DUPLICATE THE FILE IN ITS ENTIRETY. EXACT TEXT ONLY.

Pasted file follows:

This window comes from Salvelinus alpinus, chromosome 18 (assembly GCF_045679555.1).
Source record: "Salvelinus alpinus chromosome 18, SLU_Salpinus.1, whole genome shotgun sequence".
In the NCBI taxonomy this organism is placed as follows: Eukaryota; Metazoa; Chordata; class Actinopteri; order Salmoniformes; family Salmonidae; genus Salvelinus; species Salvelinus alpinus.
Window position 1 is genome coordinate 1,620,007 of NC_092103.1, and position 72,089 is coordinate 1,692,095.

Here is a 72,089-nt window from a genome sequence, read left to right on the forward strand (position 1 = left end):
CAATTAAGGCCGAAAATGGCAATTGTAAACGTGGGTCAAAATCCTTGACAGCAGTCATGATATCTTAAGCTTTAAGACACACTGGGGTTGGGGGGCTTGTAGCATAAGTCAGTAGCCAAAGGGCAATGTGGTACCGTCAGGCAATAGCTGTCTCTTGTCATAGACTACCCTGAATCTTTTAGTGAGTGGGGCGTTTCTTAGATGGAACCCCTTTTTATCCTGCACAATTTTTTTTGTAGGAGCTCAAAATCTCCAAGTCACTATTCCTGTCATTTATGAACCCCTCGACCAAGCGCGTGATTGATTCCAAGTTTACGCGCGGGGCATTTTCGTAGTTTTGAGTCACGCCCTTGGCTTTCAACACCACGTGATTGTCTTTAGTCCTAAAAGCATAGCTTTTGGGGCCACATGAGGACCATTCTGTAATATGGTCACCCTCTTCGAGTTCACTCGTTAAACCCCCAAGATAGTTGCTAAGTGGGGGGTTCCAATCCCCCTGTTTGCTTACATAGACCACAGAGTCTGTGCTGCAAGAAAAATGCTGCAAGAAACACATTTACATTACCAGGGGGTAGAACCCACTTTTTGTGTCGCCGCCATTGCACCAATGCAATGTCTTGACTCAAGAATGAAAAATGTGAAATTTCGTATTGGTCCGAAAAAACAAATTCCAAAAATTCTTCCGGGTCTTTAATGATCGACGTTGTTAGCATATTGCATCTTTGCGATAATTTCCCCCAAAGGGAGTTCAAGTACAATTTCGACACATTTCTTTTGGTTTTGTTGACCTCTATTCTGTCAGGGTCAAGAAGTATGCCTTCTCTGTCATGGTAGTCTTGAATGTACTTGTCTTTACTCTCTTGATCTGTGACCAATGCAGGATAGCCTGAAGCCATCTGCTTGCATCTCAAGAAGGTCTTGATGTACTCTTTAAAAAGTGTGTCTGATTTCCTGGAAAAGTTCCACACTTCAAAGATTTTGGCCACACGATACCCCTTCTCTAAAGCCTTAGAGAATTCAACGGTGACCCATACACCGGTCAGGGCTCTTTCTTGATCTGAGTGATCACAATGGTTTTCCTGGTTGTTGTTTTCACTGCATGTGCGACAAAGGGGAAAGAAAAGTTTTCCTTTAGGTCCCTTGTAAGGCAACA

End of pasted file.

This window comes from Salvelinus alpinus, chromosome 18 (assembly GCF_045679555.1).
Source record: "Salvelinus alpinus chromosome 18, SLU_Salpinus.1, whole genome shotgun sequence".
In the NCBI taxonomy this organism is placed as follows: Eukaryota; Metazoa; Chordata; class Actinopteri; order Salmoniformes; family Salmonidae; genus Salvelinus; species Salvelinus alpinus.
Window position 1 is genome coordinate 1,620,007 of NC_092103.1, and position 72,089 is coordinate 1,692,095.

Here is a 72,089-nt window from a genome sequence, read left to right on the forward strand (position 1 = left end):
CAATTAAGGCCGAAAATGGCAATTGTAAACGTGGGTCAAAATCCTTGACAGCAGTCATGATATCTTAAGCTTTAAGACACACTGGGGTTGGGGGGCTTGTAGCATAAGTCAGTAGCCAAAGGGCAATGTGGTACCGTCAGGCAATAGCTGTCTCTTGTCATAGACTACCCTGAATCTTTTAGTGAGTGGGGCGTTTCTTAGATGGAACCCCTTTTTATCCTGCACAATTTTTTTTGTAGGAGCTCAAAATCTCCAAGTCACTATTCCTGTCATTTATGAACCCCTCGACCAAGCGCGTGATTGATTCCAAGTTTACGCGCGGGGCATTTTCGTAGTTTTGAGTCACGCCCTTGGCTTTCAACACCACGTGATTGTCTTTAGTCCTAAAAGCATAGCTTTTGGGGCCACATGAGGACCATTCTGTAATATGGTCACCCTCTTCGAGTTCACTCGTTAAACCCCCAAGATAGTTGCTAAGTGGGGGGTTCCAATCCCCCTGTTTGCTTACATAGACCACAGAGTCTGTGCTGCAAGAAAAATGCTGCAAGAAACACATTTACATTACCAGGGGGTAGAACCCACTTTTTGTGTCGCCGCCATTGCACCAATGCAATGTCTTGACTCAAGAATGAAAAATGTGAAATTTCGTATTGGTCCGAAAAAACAAATTCCAAAAATTCTTCCGGGTCTTTAATGATCGACGTTGTTAGCATATTGCATCTTTGCGATAATTTCCCCCAAAGGGAGTTCAAGTACAATTTCGACACATTTCTTTTGGTTTTGTTGACCTCTATTCTGTCAGGGTCAAGAAGTATGCCTTCTCTGTCATGGTAGTCTTGAATGTACTTGTCTTTACTCTCTTGATCTGTGACCAATGCAGGATAGCCTGAAGCCATCTGCTTGCATCTCAAGAAGGTCTTGATGTACTCTTTAAAAAGTGTGTCTGATTTCCTGGAAAAGTTCCACACTTCAAAGATTTTGGCCACACGATACCCCTTCTCTAAAGCCTTAGAGAATTCAACGGTGACCCATACACCGGTCAGGGCTCTTTCTTGATCTGAGTGATCACAATGGTTTTCCTGGTTGTTGTTTTCACTGCATGTGCGACAAAGGGGAAAGAAAAGTTTTCCTTTAGGTCCCTTGTAAGGCAACA